As you may already know, PNG uses lossless compression. However, there are a lot of different knobs to tweak when it comes to how the image is compressed, thus reducing file size without altering the image data, and we can even reduce the amount of colors in the image, essentially making the process lossy! I'm not going to go into detail as to how this all works in practice, but I will showcase the tools we currently support to achieve this.

Lossless Image Optimization, and "crushing"

First off, I'll have to admit that I've lied in the previous section. Some of the lossless image recompression methods are not lossless in the sense of "data in is the same as data out decompressed". Some tools, like optipng, discard unused alpha channels (where images store their transparency), to reduce file size. I said unused, which means that the visible output is still pixel-per-pixel the same, thus lossless, but the image data is obviously different. However, for all intents and purposes, we can call this process "lossless", because no visible information has been changed.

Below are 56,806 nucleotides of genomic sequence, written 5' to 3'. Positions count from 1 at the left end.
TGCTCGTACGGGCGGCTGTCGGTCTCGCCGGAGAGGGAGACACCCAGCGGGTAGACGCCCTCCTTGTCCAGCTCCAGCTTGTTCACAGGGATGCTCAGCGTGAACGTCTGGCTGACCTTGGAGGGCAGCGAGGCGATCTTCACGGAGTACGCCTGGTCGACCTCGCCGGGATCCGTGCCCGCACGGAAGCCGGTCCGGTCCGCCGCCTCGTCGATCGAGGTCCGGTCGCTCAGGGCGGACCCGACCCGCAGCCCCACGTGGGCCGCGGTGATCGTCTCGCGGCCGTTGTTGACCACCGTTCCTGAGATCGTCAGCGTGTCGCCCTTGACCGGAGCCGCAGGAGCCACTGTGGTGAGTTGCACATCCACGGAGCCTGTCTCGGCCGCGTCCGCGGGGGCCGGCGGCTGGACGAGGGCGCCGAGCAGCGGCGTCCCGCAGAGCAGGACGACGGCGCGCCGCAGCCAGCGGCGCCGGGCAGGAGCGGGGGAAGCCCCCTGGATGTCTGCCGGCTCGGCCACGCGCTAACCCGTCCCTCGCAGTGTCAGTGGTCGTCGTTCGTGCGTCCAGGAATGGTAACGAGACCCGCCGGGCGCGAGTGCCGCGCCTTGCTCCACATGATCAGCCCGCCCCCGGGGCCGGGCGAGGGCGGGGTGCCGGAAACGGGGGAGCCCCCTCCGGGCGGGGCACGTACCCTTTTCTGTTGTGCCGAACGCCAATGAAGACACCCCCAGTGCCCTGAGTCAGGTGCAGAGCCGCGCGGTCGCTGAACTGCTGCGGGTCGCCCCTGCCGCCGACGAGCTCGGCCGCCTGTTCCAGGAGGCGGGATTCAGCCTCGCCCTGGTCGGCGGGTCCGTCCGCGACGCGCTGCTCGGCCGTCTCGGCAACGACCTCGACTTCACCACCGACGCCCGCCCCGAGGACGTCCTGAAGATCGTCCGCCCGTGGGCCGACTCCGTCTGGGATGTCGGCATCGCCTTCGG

Discarding unused alpha channels is one way of making the image smaller, but there are other ways which are truly lossless. Both pngcrush and optipng tweak the previously mentioned knobs of the compression, trying to find the smallest possible output. The two tools do this a bit differently, but the principle is the same: Tweak the encoding parameters. This is what the Overviewer code refers to as a "crusher". If you wish to learn more on how this is done internally, you can read about it on the optipng site, but beware: It's quite technical.

Lossy Image Optimization

With pngnq, we also offer a way of lossy image optimization. You may be wondering how a PNG can be lossily optimized, as the compression method is lossless. The answer is simple: The amount of colors.